By Dr Nelson Makemba
PNEUMONIA is an infection in one or both lungs. It can be caused by bacteria, viruses or fungi. Bacterial pneumonia is the most common type in adults. Pneumonia causes inflammation in the air sacs in your lungs, which are called alveoli. The alveoli are filled with fluid and pus making it difficult for one to breath.
Pneumonia symptoms can be mild to life threatening. The most common symptoms of pneumonia can include coughing, that may produce phlegm, fever, sweating and chills. Individuals with pneumonia also show shortness of breath and chest pain. Children under the age of five years may have fast breathing called tachypnea. Infants may vomit, experience lack of energy or have trouble drinking or eating.
Pneumonia’s classification is three folds based on the germ causing pneumonia, the location in which it was acquired and how it was acquired.
Bacterial pneumonia is by far the most common and is caused by streptococcus pneumoniae. Chlamydophila and Legionella can also cause bacterial pneumonia. Viral pneumonia often causes pneumonia especially in young children and elderly people. Viral pneumonia is often self-limiting and last for a short duration. Mycoplasma pneumonia is caused by mycoplasmas which are neither bacterial nor viral but have traits common to both and this type is often mild in presentation. Fungal pneumonia is often caused by fungi from soil or bird droppings.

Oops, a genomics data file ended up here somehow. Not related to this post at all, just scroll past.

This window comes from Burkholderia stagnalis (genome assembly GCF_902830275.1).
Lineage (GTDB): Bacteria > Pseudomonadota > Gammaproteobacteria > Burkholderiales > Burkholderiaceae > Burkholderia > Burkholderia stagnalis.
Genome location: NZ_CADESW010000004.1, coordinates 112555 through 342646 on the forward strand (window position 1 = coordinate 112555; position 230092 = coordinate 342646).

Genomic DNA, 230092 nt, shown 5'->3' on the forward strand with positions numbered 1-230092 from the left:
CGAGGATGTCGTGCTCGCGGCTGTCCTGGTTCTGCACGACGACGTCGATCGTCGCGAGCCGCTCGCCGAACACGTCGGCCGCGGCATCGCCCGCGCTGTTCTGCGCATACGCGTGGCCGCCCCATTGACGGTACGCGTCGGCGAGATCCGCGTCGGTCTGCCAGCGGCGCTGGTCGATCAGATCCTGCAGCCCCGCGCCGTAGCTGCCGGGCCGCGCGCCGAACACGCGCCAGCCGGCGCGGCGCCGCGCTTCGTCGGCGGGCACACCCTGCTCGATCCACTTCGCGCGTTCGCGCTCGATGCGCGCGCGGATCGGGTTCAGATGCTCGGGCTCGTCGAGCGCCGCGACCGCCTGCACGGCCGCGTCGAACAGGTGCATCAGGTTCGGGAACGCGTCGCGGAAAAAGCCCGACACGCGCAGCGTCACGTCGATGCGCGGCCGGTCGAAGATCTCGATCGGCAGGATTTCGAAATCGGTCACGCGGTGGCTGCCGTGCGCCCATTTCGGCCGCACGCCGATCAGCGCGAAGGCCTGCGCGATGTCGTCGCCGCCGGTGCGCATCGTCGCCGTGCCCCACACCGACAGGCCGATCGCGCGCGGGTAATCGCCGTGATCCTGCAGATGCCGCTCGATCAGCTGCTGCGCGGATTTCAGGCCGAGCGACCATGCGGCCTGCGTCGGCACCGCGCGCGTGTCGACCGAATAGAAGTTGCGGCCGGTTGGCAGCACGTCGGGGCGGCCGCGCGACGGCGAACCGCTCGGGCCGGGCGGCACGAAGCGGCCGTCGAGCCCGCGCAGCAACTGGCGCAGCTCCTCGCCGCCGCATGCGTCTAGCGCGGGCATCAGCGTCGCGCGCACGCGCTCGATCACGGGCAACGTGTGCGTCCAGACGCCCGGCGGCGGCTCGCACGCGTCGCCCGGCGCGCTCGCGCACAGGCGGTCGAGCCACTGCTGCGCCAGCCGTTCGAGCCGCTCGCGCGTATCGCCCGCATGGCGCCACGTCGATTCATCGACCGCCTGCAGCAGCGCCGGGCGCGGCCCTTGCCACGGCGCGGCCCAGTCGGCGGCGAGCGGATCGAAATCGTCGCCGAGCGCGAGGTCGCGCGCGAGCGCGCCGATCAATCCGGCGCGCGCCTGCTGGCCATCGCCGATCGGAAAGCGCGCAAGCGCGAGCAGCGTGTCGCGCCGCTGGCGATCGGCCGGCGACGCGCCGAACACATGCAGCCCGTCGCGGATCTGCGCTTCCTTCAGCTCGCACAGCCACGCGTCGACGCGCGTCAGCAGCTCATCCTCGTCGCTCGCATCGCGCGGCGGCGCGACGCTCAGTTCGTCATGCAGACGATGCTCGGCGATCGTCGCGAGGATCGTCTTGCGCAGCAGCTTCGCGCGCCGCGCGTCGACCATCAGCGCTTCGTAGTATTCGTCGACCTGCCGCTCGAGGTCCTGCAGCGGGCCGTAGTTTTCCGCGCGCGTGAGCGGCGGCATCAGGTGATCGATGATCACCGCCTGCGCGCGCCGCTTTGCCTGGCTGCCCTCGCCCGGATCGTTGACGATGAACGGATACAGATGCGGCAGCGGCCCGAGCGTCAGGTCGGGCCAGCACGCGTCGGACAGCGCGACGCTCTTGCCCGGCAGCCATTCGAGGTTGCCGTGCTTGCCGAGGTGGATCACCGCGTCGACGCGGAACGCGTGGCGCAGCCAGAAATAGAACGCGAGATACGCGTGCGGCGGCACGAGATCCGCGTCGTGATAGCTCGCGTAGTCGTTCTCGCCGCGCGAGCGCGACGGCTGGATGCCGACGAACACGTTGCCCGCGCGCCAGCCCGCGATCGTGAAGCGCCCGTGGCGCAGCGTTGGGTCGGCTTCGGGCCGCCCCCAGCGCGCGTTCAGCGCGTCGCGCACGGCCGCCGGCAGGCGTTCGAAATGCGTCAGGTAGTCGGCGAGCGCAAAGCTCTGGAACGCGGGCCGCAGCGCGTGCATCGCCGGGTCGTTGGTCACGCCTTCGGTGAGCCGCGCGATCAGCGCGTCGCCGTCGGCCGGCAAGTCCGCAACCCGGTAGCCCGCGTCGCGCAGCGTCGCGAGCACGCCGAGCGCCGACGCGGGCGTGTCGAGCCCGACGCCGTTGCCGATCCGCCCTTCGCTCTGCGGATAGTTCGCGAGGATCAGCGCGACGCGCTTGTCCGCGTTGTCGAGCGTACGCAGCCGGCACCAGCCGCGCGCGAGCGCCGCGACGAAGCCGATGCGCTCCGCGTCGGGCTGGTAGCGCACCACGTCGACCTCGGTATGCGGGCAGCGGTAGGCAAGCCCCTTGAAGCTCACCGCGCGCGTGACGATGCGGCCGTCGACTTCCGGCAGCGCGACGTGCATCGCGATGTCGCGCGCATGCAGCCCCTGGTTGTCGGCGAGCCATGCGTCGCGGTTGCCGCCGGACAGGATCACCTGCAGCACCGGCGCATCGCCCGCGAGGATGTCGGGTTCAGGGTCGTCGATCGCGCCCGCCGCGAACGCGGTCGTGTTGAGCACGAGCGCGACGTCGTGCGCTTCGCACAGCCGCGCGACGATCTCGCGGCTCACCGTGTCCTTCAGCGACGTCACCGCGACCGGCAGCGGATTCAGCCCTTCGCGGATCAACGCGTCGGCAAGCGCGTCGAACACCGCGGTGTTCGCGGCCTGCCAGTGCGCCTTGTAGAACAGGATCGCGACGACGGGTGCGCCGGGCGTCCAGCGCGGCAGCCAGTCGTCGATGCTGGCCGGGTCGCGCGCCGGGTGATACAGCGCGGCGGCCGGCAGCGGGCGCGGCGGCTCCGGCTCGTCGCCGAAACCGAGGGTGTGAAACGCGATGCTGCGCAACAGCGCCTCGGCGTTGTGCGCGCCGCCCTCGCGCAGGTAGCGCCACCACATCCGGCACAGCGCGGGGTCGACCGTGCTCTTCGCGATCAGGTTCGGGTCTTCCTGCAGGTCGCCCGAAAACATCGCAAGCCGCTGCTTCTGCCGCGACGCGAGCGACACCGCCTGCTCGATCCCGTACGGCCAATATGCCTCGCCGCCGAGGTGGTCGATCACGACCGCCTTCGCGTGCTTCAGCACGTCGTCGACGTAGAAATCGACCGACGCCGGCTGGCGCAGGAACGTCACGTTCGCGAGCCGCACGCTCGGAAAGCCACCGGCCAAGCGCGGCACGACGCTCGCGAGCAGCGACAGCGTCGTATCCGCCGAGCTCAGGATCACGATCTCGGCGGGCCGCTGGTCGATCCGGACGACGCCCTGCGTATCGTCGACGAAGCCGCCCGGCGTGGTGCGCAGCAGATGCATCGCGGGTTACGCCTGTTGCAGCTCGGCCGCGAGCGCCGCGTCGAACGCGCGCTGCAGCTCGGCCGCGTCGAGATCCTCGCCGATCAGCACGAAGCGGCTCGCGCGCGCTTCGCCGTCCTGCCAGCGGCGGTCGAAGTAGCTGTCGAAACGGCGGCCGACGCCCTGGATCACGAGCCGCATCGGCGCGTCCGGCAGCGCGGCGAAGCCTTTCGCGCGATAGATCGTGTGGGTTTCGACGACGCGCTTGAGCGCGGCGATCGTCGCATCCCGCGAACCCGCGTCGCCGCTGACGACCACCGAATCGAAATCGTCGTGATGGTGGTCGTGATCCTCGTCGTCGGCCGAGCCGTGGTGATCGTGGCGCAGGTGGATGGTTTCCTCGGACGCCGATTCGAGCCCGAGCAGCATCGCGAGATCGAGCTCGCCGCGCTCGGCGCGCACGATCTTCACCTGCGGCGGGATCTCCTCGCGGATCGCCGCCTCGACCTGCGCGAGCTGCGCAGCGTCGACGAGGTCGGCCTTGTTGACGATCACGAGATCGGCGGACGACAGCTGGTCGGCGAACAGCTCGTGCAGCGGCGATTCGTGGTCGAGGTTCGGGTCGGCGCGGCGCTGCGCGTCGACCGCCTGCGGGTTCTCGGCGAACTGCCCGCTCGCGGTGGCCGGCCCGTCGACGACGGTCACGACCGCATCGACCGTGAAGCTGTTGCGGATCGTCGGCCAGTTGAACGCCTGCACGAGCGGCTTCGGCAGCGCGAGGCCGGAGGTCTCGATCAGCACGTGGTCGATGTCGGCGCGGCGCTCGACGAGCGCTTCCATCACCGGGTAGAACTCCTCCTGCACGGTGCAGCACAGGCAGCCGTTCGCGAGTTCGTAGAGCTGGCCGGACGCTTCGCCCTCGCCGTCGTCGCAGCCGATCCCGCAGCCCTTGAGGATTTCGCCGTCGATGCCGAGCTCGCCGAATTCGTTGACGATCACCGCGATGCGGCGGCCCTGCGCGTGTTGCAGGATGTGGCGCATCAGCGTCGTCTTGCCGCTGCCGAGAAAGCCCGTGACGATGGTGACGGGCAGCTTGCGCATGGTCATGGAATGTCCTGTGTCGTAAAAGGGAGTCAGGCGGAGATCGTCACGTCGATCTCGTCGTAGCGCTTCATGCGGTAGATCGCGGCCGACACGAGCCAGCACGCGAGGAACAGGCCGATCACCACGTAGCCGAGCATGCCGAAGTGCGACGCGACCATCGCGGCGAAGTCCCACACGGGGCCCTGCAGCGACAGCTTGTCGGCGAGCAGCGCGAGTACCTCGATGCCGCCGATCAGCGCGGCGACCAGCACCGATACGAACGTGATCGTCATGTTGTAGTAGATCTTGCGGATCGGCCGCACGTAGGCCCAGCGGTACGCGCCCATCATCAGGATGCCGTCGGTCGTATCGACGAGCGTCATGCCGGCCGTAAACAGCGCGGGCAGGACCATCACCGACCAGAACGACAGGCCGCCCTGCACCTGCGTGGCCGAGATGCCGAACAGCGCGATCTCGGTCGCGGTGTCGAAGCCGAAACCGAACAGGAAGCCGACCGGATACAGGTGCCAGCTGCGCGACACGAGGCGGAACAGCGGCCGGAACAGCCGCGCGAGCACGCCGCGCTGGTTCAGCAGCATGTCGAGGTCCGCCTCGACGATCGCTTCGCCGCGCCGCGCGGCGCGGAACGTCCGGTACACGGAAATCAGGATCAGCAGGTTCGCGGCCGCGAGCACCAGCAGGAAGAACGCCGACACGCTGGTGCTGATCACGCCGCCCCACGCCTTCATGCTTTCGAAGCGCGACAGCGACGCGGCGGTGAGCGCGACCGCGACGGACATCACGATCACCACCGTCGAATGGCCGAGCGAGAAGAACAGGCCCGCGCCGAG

Fungal type of pneumonia is common in people with chronic diseases or weakened immune systems. Classification based on where it was acquired is either Hospital-Acquired Pneumonia (HAP) or nosocomial pneumonia referring to pneumonia contracted by a patient in a hospital at least 48 to 72 hours after being admitted in hospital.
Community-Acquired Pneumonia (CAP) refers to pneumonia that is acquired outside of a hospital or institutional setting. Aspiration pneumonia occurs when you inhale bacteria into your lungs from food, drink or saliva. This type of pneumonia occurs in individuals with swallowing problems or due to a sedating effect of medication, alcohol or illicit drugs. Ventilator-Associated Pneumonia (VAP) is commonly seen in high care or Intensive Care Unit (ICU).
Anyone can get pneumonia, but certain people are at high risk.
Infants from birth to two years and individuals over the age of 65 years are susceptible to pneumonia infections.
People who have had a stroke, swallowing problems and those that are bed ridden and have weakened immune systems have also high risk of contracting pneumonia.
Antibiotics, antiviral and antifungal drugs are used to treat pneumonia.
Dr. Makemba Shayela Nelson – MBChB – University of Kwazulu-Natal, Durban, South Africa, Nesha Medical Practice.
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